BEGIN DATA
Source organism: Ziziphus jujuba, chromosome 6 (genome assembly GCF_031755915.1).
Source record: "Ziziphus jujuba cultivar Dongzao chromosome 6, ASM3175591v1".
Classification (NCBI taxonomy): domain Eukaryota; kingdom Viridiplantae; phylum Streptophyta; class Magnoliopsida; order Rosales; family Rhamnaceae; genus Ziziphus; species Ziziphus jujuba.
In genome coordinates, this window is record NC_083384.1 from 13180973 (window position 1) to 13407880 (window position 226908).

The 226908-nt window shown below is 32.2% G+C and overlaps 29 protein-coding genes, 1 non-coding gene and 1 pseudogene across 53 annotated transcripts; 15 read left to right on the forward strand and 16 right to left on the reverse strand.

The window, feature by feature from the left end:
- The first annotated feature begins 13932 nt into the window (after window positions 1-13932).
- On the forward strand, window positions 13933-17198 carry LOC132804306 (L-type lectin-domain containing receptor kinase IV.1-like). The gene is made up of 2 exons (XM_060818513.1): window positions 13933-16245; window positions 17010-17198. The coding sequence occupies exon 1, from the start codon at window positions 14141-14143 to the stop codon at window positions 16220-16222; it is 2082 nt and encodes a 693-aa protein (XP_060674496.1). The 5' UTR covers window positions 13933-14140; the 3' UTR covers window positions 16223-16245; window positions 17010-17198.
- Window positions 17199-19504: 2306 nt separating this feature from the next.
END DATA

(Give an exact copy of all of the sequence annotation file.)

Source organism: Ziziphus jujuba, chromosome 6 (genome assembly GCF_031755915.1).
Source record: "Ziziphus jujuba cultivar Dongzao chromosome 6, ASM3175591v1".
Classification (NCBI taxonomy): domain Eukaryota; kingdom Viridiplantae; phylum Streptophyta; class Magnoliopsida; order Rosales; family Rhamnaceae; genus Ziziphus; species Ziziphus jujuba.
In genome coordinates, this window is record NC_083384.1 from 13180973 (window position 1) to 13407880 (window position 226908).

The 226908-nt window shown below is 32.2% G+C and overlaps 29 protein-coding genes, 1 non-coding gene and 1 pseudogene across 53 annotated transcripts; 15 read left to right on the forward strand and 16 right to left on the reverse strand.

The window, feature by feature from the left end:
- The first annotated feature begins 13932 nt into the window (after window positions 1-13932).
- On the forward strand, window positions 13933-17198 carry LOC132804306 (L-type lectin-domain containing receptor kinase IV.1-like). The gene is made up of 2 exons (XM_060818513.1): window positions 13933-16245; window positions 17010-17198. The coding sequence occupies exon 1, from the start codon at window positions 14141-14143 to the stop codon at window positions 16220-16222; it is 2082 nt and encodes a 693-aa protein (XP_060674496.1). The 5' UTR covers window positions 13933-14140; the 3' UTR covers window positions 16223-16245; window positions 17010-17198.
- Window positions 17199-19504: 2306 nt separating this feature from the next.